The Great Dismal Swamp was once a thriving refuge for runaways
The worse it gets, as I wade and stumble through the Great Dismal Swamp, the better I understand its history as a place of refuge. Each ripping thorn and sucking mudhole makes it clearer. It was the dense, tangled hostility of the swamp and its enormous size that enabled hundreds, and perhaps thousands, of escaped slaves to live here in freedom.
We don’t know much about them, but thanks to the archaeologist hacking through the mire ahead of me, we know they were out here, subsisting in hidden communities, and using almost nothing from the outside world until the 19th century. The Dismal Swamp covered great tracts of southeast Virginia and northeast North Carolina, and its vegetation was far too thick for horses or canoes. In the early 1600s, Native Americans fleeing the colonial frontier took refuge here, and they were soon joined by fugitive slaves, and probably some whites escaping indentured servitude or hiding from the law. From about 1680 to the Civil War, it appears that the swamp communities were dominated by Africans and African-Americans.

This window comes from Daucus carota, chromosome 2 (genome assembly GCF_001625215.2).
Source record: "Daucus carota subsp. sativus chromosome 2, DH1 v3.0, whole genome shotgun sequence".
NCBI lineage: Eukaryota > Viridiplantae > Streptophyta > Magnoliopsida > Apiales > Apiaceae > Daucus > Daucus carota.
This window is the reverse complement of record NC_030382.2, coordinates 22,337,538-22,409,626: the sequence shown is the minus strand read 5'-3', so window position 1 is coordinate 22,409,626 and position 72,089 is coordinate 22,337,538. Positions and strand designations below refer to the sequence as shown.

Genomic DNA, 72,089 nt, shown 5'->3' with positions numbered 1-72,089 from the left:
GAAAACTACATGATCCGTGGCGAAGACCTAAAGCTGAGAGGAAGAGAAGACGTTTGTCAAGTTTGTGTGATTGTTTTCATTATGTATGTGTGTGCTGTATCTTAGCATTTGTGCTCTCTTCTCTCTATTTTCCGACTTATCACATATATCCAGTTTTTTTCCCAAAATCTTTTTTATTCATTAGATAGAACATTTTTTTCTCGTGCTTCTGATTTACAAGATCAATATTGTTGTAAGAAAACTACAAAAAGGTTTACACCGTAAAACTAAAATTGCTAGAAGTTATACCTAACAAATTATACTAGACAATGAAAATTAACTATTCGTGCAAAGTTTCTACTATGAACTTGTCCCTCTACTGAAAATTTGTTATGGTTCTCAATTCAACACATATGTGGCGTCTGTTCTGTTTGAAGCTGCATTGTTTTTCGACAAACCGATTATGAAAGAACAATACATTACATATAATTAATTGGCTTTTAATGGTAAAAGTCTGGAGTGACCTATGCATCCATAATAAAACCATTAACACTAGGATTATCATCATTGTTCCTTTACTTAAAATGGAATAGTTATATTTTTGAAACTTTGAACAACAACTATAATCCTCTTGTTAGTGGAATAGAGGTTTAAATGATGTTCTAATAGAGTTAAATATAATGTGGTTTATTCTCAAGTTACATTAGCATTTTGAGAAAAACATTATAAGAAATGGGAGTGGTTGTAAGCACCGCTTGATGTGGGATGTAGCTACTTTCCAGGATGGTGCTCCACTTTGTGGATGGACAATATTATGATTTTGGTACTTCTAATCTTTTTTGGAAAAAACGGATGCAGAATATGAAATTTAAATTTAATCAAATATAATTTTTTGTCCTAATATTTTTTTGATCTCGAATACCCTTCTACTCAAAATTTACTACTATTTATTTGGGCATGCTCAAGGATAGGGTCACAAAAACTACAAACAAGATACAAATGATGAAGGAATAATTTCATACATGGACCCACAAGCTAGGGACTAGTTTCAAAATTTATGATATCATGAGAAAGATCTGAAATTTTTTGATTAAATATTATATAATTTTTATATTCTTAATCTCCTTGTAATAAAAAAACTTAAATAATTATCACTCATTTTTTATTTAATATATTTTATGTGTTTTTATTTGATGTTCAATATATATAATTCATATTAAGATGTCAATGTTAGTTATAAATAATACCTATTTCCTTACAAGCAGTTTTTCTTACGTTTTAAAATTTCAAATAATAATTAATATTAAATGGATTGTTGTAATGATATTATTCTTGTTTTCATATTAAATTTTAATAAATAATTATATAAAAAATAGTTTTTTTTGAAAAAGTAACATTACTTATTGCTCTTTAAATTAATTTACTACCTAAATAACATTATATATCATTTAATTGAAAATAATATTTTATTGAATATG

Thigh deep in muddy water, wearing Levis and hiking boots rather than waterproof waders like me, Dan Sayers stops to light a cigarette. He’s a historical archaeologist and chair of the anthropology department at American University in Washington, D.C., but he looks more like an outlaw country singer. Long-haired and bearded, 43 years old, he habitually wears a battered straw cowboy hat and a pair of Waylon Jennings-style sunglasses. Sayers is a Marxist and a vegan who smokes nearly two packs a day and keeps himself revved up on Monster Energy drinks until it’s time to crack a beer.
“I was such a dumb-ass,” he says. “I was looking for hills, hummocks, high ground because that’s what I’d read in the documents: ‘Runaway slaves living on hills….’ I had never set foot in a swamp before. I wasted so much time. Finally, someone asked me if I’d been to the islands in North Carolina. Islands! That was the word I’d been missing.”
The Great Dismal Swamp, now reduced by draining and development, is managed as a federal wildlife refuge. The once-notorious panthers are gone, but bears, birds, deer and amphibians are still abundant. So are venomous snakes and biting insects. In the awful heat and humidity of summer, Sayers assures me, the swamp teems with water moccasins and rattlesnakes. The mosquitoes get so thick that they can blur the outlines of a person standing 12 feet away.
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